Scoring systems in prediciting mortality rate of patients applying emergency department
Deniz, Arslan Engin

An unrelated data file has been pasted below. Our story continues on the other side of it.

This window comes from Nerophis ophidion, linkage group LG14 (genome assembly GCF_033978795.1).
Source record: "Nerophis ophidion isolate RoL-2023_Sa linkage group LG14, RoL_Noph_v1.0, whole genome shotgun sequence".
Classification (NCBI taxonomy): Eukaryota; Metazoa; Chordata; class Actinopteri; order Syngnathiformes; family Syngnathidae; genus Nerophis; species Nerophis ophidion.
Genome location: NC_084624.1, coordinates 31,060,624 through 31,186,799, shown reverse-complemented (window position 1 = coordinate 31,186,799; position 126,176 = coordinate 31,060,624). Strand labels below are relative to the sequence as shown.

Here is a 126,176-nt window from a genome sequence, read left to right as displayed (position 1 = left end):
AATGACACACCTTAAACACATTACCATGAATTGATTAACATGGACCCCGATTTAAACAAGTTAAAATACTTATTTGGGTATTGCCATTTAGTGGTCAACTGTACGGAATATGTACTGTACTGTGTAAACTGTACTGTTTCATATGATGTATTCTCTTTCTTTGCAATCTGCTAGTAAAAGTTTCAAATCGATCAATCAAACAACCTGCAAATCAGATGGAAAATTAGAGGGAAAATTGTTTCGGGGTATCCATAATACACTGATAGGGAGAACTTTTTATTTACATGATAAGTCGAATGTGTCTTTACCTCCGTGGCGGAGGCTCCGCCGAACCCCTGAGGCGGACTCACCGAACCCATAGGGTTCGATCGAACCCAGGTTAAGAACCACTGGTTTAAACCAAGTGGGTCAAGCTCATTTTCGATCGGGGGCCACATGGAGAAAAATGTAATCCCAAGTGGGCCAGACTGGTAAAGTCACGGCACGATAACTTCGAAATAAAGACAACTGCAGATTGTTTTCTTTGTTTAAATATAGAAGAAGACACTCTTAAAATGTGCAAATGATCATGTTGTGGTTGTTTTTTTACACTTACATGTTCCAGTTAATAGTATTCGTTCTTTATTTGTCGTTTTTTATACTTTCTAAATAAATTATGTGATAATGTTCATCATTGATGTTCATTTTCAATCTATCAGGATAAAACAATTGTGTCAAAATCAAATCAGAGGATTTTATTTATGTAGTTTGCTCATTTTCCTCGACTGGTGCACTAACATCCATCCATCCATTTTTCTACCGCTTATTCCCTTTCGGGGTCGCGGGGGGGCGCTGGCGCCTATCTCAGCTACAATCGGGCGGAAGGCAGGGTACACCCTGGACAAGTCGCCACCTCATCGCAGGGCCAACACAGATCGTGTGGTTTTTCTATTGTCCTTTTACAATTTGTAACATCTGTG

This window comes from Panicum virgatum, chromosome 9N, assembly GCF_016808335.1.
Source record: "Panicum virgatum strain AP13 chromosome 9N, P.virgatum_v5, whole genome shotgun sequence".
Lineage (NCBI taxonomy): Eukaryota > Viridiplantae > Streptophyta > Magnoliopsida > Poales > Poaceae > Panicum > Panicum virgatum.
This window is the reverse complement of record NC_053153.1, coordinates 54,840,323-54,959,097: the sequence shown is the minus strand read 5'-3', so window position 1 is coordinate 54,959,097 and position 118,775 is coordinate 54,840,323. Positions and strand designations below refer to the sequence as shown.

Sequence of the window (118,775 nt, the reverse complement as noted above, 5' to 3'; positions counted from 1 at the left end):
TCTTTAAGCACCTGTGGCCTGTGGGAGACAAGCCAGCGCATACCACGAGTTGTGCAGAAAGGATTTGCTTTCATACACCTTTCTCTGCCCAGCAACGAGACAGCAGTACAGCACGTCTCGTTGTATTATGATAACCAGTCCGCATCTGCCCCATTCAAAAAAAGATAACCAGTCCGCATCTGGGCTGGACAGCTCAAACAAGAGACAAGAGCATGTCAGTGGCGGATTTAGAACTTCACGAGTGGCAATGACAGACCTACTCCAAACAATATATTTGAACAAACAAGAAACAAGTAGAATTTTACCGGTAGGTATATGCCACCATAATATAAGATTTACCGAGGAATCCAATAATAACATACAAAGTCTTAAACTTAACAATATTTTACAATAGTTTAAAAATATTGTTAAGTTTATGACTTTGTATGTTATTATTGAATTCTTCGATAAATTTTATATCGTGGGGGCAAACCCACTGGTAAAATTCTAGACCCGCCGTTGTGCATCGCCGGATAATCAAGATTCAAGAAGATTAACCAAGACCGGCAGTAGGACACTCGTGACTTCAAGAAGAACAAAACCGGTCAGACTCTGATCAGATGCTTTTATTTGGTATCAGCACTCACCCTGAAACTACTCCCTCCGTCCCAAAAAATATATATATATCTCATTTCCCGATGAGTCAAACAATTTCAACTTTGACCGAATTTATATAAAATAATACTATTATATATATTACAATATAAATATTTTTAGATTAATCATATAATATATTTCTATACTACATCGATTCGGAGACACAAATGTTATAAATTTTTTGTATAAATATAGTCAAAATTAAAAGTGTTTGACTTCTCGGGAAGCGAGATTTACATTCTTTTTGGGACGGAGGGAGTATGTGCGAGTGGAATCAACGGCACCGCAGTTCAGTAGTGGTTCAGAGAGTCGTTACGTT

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Objective: To compare the scoring systems used in intensive care units in terms of predicting the mortality in emergency patients and to determine the most appropriate scoring system for urgent care. Methods: This study was carried out by retrospectively reviewing the files of patients admitted to Ankara Numune Training and Research Hospital emergency medicine clinic between October 1, 2010 and October 31, 2010 for non-traumatic reasons and admitted to any service of the hospital. This study calculated automatically with the data obtained from the patients files and records, and Acute Physiology and Chronic Health Evaluation (APACHE.), Simplified Acute Physiology Score (SAPS.), Modified Early Warning Score (MEW) and Sequential Organ Failure Assessment (SOFA) scores via internet. Patient files were reviewed and their outcomes (hospitalization, discharge, referral and mortality) were recorded. The obtained data were entered in SPSS 18 and compared with the scores of APACHE., SAPS., MEW and SOFA. Results: Based on area under the curve analysis, APACE. (0.799; 95% CI: 0.746 to 0.845) showed the biggest area under the curve in terms of predicting the patients mortality. However, there was no difference between four scoring system in terms of predicting the mortality. Age (P<0.001, odd's ratio 1.055) pulse (P<0.007, odd's ratio 1.025) and SO2 (P<0.003, odd's ratio 0.952) variables were found to be independent risk factors for mortality. Conclusions: Scores such as APACHE., SAPS., and SOFA, can not be used to make an urgent decision on the first encounter with the patient even though they are successful in predicting mortality. In this case, MEW could be recommended as the most useful system. As a result, the use of scoring systems in emergency departments is useful and necessary. But, multi-centered and large patient group studies are needed.